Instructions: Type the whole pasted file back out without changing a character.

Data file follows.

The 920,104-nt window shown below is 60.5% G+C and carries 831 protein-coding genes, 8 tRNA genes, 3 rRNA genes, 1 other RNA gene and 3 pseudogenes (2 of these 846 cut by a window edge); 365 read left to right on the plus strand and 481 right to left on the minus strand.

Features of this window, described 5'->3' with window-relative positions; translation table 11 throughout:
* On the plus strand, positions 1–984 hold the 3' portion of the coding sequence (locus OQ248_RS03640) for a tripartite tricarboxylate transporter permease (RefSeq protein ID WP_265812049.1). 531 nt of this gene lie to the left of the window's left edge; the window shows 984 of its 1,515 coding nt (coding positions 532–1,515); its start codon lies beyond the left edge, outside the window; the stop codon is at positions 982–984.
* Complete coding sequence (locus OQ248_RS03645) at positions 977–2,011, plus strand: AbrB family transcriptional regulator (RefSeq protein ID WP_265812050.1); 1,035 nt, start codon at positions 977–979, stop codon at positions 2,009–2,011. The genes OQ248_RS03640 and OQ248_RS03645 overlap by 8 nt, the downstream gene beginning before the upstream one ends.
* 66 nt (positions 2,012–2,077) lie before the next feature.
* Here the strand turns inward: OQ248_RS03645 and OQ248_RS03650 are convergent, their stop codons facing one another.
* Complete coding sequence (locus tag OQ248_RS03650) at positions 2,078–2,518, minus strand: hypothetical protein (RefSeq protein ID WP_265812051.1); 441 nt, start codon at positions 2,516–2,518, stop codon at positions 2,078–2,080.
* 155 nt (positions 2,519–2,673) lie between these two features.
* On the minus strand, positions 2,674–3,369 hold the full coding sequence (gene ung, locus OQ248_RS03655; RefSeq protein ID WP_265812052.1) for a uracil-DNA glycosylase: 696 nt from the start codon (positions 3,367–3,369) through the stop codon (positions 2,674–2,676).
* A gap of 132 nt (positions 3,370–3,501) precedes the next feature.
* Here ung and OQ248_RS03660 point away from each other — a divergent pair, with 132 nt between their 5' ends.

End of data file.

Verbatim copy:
The 920,104-nt window shown below is 60.5% G+C and carries 831 protein-coding genes, 8 tRNA genes, 3 rRNA genes, 1 other RNA gene and 3 pseudogenes (2 of these 846 cut by a window edge); 365 read left to right on the plus strand and 481 right to left on the minus strand.

Features of this window, described 5'->3' with window-relative positions; translation table 11 throughout:
* On the plus strand, positions 1–984 hold the 3' portion of the coding sequence (locus OQ248_RS03640) for a tripartite tricarboxylate transporter permease (RefSeq protein ID WP_265812049.1). 531 nt of this gene lie to the left of the window's left edge; the window shows 984 of its 1,515 coding nt (coding positions 532–1,515); its start codon lies beyond the left edge, outside the window; the stop codon is at positions 982–984.
* Complete coding sequence (locus OQ248_RS03645) at positions 977–2,011, plus strand: AbrB family transcriptional regulator (RefSeq protein ID WP_265812050.1); 1,035 nt, start codon at positions 977–979, stop codon at positions 2,009–2,011. The genes OQ248_RS03640 and OQ248_RS03645 overlap by 8 nt, the downstream gene beginning before the upstream one ends.
* 66 nt (positions 2,012–2,077) lie before the next feature.
* Here the strand turns inward: OQ248_RS03645 and OQ248_RS03650 are convergent, their stop codons facing one another.
* Complete coding sequence (locus tag OQ248_RS03650) at positions 2,078–2,518, minus strand: hypothetical protein (RefSeq protein ID WP_265812051.1); 441 nt, start codon at positions 2,516–2,518, stop codon at positions 2,078–2,080.
* 155 nt (positions 2,519–2,673) lie between these two features.
* On the minus strand, positions 2,674–3,369 hold the full coding sequence (gene ung, locus OQ248_RS03655; RefSeq protein ID WP_265812052.1) for a uracil-DNA glycosylase: 696 nt from the start codon (positions 3,367–3,369) through the stop codon (positions 2,674–2,676).
* A gap of 132 nt (positions 3,370–3,501) precedes the next feature.
* Here ung and OQ248_RS03660 point away from each other — a divergent pair, with 132 nt between their 5' ends.